The tide on Afghanistan, in short, has turned and the London conference has created momentum, and Davos is a very good place for journalists to be able to gauge this. But, we wondered, tapping into our laptops, would it have been too big a stretch to put somebody on the platform - just one person - who disagrees with the Afghan intervention? Or who would defend the old strategy?
Later, sitting amid the grumpy fug of the kebab shop, amid muslims, German-Speaking Swiss guys, mums, offduty security guys and young skiers, it occurred to me that if we could have re-staged the debate here, mit senf oder maionnais, it would have been at the same time less informed but more productive. People would have disagreed with each other and from the friction would have come wisdom.
This has been my first WEF and I've tried to suspend judgement but, as I get ready to call it a day, the biggest weakness here is groupthink. The limits of debate are predefined by a kind of liberal centrist consensus.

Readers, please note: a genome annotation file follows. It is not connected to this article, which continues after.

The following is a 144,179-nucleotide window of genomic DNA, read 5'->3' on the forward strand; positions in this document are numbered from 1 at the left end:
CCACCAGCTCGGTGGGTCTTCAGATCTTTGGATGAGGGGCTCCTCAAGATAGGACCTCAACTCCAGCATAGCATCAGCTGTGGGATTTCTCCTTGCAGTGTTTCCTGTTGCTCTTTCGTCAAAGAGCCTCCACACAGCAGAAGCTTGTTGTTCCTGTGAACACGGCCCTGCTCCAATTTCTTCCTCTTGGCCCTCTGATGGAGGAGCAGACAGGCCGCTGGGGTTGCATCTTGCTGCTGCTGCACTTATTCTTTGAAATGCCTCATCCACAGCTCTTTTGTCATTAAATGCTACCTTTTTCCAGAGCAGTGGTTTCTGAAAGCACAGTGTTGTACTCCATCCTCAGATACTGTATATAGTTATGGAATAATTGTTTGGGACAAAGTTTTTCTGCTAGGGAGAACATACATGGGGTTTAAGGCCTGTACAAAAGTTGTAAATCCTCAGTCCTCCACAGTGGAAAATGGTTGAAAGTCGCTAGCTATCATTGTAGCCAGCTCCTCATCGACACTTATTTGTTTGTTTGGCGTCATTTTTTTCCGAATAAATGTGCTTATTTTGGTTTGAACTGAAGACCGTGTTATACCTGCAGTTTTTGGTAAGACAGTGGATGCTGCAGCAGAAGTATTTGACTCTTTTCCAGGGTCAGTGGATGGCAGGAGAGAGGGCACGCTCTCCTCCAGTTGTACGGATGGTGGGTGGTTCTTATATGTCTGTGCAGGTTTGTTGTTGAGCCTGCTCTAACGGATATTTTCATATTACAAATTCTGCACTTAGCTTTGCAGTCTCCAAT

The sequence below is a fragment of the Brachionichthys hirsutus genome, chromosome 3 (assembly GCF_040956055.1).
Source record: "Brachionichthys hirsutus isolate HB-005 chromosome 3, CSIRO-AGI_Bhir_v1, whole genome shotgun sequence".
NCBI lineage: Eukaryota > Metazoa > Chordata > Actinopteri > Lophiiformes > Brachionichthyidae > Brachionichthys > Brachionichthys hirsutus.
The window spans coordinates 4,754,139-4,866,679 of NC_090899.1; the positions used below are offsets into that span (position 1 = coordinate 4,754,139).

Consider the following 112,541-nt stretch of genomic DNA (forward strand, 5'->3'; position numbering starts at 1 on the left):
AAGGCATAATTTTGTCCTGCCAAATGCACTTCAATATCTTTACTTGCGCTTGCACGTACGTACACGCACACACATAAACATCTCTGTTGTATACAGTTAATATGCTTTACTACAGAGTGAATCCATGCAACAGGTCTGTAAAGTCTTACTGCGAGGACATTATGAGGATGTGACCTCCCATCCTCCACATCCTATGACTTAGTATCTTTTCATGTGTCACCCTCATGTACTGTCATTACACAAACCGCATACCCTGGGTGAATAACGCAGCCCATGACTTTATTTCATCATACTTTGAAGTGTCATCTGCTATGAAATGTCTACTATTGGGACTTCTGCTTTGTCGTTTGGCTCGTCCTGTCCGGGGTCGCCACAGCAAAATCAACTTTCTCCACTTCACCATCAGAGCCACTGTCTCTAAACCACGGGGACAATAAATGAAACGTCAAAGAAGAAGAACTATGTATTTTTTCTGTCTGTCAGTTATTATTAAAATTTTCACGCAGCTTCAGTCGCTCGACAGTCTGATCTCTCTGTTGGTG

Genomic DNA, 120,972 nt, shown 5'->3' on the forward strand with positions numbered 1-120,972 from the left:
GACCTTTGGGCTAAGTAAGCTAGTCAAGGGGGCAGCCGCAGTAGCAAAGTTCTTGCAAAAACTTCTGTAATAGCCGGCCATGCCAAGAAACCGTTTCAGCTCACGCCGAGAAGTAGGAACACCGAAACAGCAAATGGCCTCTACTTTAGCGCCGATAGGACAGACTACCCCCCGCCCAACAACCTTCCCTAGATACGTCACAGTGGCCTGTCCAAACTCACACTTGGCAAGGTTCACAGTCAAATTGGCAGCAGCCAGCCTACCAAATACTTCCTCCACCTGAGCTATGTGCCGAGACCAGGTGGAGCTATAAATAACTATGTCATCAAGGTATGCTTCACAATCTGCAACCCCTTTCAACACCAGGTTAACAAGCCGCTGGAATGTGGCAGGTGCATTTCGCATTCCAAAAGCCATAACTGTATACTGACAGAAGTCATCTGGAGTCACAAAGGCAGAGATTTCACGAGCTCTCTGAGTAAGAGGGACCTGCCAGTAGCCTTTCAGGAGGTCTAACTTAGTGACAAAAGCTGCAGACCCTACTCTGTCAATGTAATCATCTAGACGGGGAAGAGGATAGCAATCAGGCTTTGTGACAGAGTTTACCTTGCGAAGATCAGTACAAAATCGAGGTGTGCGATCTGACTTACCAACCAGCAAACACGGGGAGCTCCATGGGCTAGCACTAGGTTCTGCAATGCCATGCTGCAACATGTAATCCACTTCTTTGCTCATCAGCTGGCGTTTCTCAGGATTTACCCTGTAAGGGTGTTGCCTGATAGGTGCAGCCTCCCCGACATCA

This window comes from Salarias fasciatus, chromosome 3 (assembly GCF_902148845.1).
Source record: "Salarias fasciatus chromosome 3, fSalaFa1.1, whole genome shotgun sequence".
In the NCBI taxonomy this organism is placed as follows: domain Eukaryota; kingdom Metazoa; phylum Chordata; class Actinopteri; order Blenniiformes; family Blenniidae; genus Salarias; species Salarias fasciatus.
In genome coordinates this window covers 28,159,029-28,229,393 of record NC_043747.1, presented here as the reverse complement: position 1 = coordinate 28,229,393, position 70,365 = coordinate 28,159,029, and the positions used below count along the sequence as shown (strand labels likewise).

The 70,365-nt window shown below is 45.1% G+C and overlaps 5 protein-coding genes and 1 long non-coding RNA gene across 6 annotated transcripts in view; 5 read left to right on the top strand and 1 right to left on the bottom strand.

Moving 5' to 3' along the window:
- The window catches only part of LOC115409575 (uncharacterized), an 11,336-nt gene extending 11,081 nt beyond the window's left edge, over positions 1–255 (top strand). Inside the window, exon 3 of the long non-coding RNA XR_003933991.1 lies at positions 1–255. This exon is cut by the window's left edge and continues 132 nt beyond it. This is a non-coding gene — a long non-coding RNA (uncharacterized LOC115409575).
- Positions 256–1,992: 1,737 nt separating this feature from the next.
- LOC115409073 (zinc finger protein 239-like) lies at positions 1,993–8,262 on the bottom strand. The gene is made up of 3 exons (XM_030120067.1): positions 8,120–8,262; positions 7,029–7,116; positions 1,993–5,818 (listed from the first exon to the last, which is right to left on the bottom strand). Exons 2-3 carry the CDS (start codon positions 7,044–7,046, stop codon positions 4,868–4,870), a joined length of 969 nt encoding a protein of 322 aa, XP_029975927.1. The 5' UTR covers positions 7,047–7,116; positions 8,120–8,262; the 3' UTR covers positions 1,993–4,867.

On some issues there is lively debate: for example Arianna versus Rupert over whether online content has to be put behind paywalls. But when it comes to the major issues, there are precious few here arguing, as the American conservative right does, against bank bailouts, or for a return to socially conservative values. Or as the left does for a radical rethink of corporate values and practice.
Likewise the economic debate ranges between a kind of moderate neoliberalism and a moderate neo-Keynesianism. Joe Stiglitz, in his new book, describes a previous Davos where the bankers poo-poohed his theories warning him that "nobody who matters thinks this". Though Stiglitz is here bigtime this year, I think it is still safe to say that "nobody who matters" really buys his critique or policy solutions.